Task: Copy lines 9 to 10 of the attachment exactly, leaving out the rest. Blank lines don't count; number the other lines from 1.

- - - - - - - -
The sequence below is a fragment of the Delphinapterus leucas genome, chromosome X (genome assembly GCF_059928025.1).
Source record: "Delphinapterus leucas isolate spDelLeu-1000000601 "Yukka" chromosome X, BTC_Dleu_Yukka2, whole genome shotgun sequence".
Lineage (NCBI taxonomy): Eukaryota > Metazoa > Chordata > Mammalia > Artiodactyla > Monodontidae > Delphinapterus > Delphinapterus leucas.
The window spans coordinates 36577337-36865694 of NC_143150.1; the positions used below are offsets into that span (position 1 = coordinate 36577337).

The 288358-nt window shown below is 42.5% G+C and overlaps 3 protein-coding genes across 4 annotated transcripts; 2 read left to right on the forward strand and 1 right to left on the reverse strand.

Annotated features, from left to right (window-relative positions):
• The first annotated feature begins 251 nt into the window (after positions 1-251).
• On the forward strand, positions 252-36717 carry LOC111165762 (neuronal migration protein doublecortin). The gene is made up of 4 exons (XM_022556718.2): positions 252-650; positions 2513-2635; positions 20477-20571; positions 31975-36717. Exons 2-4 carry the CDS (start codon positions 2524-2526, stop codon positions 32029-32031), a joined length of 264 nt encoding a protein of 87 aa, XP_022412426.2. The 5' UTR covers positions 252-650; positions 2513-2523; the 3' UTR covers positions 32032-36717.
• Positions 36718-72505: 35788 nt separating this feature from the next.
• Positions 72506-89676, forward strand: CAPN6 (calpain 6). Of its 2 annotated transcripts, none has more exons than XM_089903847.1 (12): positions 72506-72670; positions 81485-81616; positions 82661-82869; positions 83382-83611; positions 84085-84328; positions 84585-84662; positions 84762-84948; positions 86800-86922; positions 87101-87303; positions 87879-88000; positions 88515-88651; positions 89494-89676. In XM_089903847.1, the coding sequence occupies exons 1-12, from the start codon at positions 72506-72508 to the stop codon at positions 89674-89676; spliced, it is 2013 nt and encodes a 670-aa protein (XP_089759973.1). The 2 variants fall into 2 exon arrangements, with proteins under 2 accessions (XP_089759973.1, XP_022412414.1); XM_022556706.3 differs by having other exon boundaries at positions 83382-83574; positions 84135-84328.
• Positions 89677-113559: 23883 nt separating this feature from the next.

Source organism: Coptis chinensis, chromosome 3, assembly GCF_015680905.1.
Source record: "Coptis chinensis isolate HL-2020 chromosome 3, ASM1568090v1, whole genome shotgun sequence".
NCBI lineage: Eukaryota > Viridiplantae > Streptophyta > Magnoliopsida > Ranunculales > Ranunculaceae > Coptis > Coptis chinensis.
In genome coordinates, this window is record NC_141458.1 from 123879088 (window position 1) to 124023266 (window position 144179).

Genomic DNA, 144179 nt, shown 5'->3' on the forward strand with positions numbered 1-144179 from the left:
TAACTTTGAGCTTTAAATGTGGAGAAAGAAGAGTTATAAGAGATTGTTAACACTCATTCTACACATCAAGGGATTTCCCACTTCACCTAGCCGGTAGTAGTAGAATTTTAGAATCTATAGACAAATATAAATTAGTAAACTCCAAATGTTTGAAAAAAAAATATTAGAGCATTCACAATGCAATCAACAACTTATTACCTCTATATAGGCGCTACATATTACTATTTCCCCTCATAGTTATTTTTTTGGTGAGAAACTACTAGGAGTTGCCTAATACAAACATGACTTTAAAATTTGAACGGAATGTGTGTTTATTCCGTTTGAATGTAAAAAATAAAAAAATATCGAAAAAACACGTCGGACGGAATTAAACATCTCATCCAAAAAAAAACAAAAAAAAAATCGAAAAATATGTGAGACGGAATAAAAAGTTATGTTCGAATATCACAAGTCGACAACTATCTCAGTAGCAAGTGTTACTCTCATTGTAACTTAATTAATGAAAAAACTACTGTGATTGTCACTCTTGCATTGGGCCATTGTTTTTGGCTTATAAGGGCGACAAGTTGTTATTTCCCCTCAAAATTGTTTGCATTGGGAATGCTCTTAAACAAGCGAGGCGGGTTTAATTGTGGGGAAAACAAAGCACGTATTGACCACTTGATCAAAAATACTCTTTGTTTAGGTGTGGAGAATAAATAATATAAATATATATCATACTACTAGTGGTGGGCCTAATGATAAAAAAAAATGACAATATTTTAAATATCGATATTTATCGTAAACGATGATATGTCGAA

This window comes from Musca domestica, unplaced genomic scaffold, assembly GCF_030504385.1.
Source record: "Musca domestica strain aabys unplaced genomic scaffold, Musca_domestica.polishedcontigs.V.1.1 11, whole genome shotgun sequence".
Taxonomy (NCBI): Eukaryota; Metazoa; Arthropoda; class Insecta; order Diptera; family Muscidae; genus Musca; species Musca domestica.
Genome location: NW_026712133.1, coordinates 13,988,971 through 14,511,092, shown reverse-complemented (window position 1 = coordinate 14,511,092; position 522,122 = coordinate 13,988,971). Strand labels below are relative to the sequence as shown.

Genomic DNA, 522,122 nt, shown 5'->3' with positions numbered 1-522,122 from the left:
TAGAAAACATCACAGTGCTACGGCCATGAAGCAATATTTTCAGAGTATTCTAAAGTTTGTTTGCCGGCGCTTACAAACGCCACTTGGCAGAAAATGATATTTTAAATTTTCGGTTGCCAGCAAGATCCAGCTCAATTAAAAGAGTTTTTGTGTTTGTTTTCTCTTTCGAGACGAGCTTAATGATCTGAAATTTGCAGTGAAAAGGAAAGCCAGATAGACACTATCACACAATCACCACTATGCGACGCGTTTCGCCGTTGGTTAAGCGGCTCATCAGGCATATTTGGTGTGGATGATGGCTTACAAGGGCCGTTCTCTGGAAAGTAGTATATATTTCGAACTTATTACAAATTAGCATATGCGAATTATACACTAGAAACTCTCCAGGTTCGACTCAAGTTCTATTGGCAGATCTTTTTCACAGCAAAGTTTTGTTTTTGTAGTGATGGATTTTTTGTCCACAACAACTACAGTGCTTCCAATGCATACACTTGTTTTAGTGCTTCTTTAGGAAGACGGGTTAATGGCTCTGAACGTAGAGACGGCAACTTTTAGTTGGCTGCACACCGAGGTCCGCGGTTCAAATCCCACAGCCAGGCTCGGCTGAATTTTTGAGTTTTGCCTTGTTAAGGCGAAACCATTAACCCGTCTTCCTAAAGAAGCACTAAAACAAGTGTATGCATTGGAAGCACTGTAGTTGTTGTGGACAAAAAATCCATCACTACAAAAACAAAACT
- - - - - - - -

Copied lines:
• Positions 36718-72505: 35788 nt separating this feature from the next.
• Positions 72506-89676, forward strand: CAPN6 (calpain 6). Of its 2 annotated transcripts, none has more exons than XM_089903847.1 (12): positions 72506-72670; positions 81485-81616; positions 82661-82869; positions 83382-83611; positions 84085-84328; positions 84585-84662; positions 84762-84948; positions 86800-86922; positions 87101-87303; positions 87879-88000; positions 88515-88651; positions 89494-89676. In XM_089903847.1, the coding sequence occupies exons 1-12, from the start codon at positions 72506-72508 to the stop codon at positions 89674-89676; spliced, it is 2013 nt and encodes a 670-aa protein (XP_089759973.1). The 2 variants fall into 2 exon arrangements, with proteins under 2 accessions (XP_089759973.1, XP_022412414.1); XM_022556706.3 differs by having other exon boundaries at positions 83382-83574; positions 84135-84328.